ISLAMABAD           -          Pakistan yesterday showed optimism that Iran will overcome the challenge of sanctions and pledged support to the Muslim-majority neighbour.

Foreign Minister Shah Mehmood Qureshi, who is in Iran, told the hosts that Pakistan-Iran relations date back many centuries ago which needs to be maintained and strengthened.

In a meeting with Khorasan Razavi Governor-General in Mashad yesterday, Qureshi noted that Iran had proven to be a resilient country and nation, despite the challenges and difficult conditions it has faced in the past and expressed hope that Iran would leave behind the challenges that it faces.

“We can overcome some of the challenges, including sanctions. We can overcome these obstacles with love, interest, warm relationships and trust between the parties,” he said.

Qureshi said that many Pakistani pilgrims travel to Mashad every year for the pilgrimage to the holy shrine of Imam Reza (AS), which offers good business opportunities between the two countries.

Earlier in the day, Qureshi stressed the need for collective efforts to save the region from a destructive war.

Foreign Minister Qureshi will fly to Saudi Arabia today (January 13) to discuss the situation with Saudi Foreign Minister Prince Faisal bin Farhan Al Saud.

In a statement in Islamabad, Qureshi stressed for “urgent and collective efforts” to address threats to peace and security in the region and resolving issues peacefully.             

The FM said he had been informing the regional counterparts about Pakistan’s stance on the current situation. 

The Foreign Minister said all efforts in normalising “the tense situation and utilising diplomatic resources should be fully supported.”

Amid the tension in the region, US Principal Deputy Assistant Secretary of State for South and Central Asia Alice Wells will also travel to Pakistan from January 19 to January 22 for talks.

US, Wells will also visit Sri Lanka and India before reaching Pakistan. Her Pakistan trip will be a part of her 10-day visit to the region.

Alice Wells, who is a regular visit to Pakistan, will hold meetings with senior government officials to deliberate upon the matters of mutual and regional interests as the whole world is trying to defuse US-Iran tension.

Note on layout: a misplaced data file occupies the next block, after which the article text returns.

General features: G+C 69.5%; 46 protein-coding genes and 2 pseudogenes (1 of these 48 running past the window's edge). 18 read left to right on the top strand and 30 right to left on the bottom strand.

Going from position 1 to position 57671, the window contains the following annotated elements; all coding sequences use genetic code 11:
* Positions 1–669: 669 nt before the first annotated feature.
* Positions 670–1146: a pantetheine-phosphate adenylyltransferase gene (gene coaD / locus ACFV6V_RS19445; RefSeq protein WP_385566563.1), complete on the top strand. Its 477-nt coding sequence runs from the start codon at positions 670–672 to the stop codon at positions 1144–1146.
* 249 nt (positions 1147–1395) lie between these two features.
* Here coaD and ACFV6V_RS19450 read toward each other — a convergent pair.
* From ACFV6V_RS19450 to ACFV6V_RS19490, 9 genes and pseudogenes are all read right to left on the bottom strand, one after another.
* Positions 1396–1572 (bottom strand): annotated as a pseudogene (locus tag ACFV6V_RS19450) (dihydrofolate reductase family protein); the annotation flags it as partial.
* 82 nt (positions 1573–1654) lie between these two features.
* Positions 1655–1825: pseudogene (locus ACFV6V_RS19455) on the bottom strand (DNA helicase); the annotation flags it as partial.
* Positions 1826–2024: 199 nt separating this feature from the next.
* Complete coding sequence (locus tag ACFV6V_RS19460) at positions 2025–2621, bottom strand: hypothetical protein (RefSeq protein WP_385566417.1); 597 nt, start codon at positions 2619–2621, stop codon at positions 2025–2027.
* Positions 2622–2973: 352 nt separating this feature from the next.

Fears of US-Iran war sparked after the US assassinated Iran’s top military commander Qassem Soleimani in an air strike at Baghdad’s international airport on January 3.

In retaliation, Iran launched more than a dozen ballistic missiles at the Ain al-Assad airbase in Iraq’s Anbar province and a military facility in Erbil.

Hours later, a Ukrainian International Airlines flight PS752 bound for Kyiv crashed after takeoff from the Imam Khomeini International Airport in Tehran, adding to the tension.

Pakistan has urged for active diplomacy to de-escalate tensions in the Middle East. Foreign Minister Shah Mehmood Qureshi said Pakistan was very clear on its position on the ME situation. “We stand for peace, stability and security in region. I have reiterated this to all stakeholders in my recent conversations,” he tweeted.

The FM added: “Active diplomacy to de-escalate tensions is the need of the hour. Violence must be avoided. We will continue with (peace) efforts.”

US President Donald Trump had ordered an air strike on an Iraqi airport in Baghdad, which killed Soleimani - classified by the Barrack Obama administration as a ‘terrorist.’

The attack came just days after protesters who support Iran-backed Iraqi Shia militia raided on New Year’s Eve the US embassy in Iraq, which has never been breached before.

Several US politicians and pundits have questioned whether the attack was warranted and said they had not seen enough intelligence to warrant the action. Trump said he ordered the killing because Soleimani had ordered attacks on Americans in the Middle East.

Iran has since placed an $80 million bounty on Trump’s head and threatened to attack the White House in response to the President’s warning that any strike on American interests in the region will bring massive retaliation.

An organiser for a funeral procession for General Qassem Soleimani in Mashad had called on all Iranians to donate $1 each “in order to gather an $80 million bounty on President Trump’s head.”  Iran has also announced it they will no longer abide by any of the limits of its 2015 nuclear deal.

This week, US Defense Secretary Mark Esper telephoned Chief of Army Staff Qamar Javed Bajwa to discuss the regional situation.

US Secretary of State Mike Pompeo had also called General Bajwa days earlier. The army chief assured the US secretaries that Pakistan will support all initiatives that help bring about peace in the region.

Prior to his Iran visit, Qureshi held a meeting with Iranian ambassador to Pakistan Syed Muhammad Ali Hussaini and vowed to expand ties and work together for peace in the region.

The two sides agreed that Pakistan and Iran enjoyed historical ties and efforts were being made to enhance the cooperation, said an official statement.

The minister said that he was in touch with various foreign ministers of the region and on the special direction of Prime Minister Imran Khan, he will be visiting Iran and other countries very soon to discuss US-Iran conflict as war was in no one’s interest.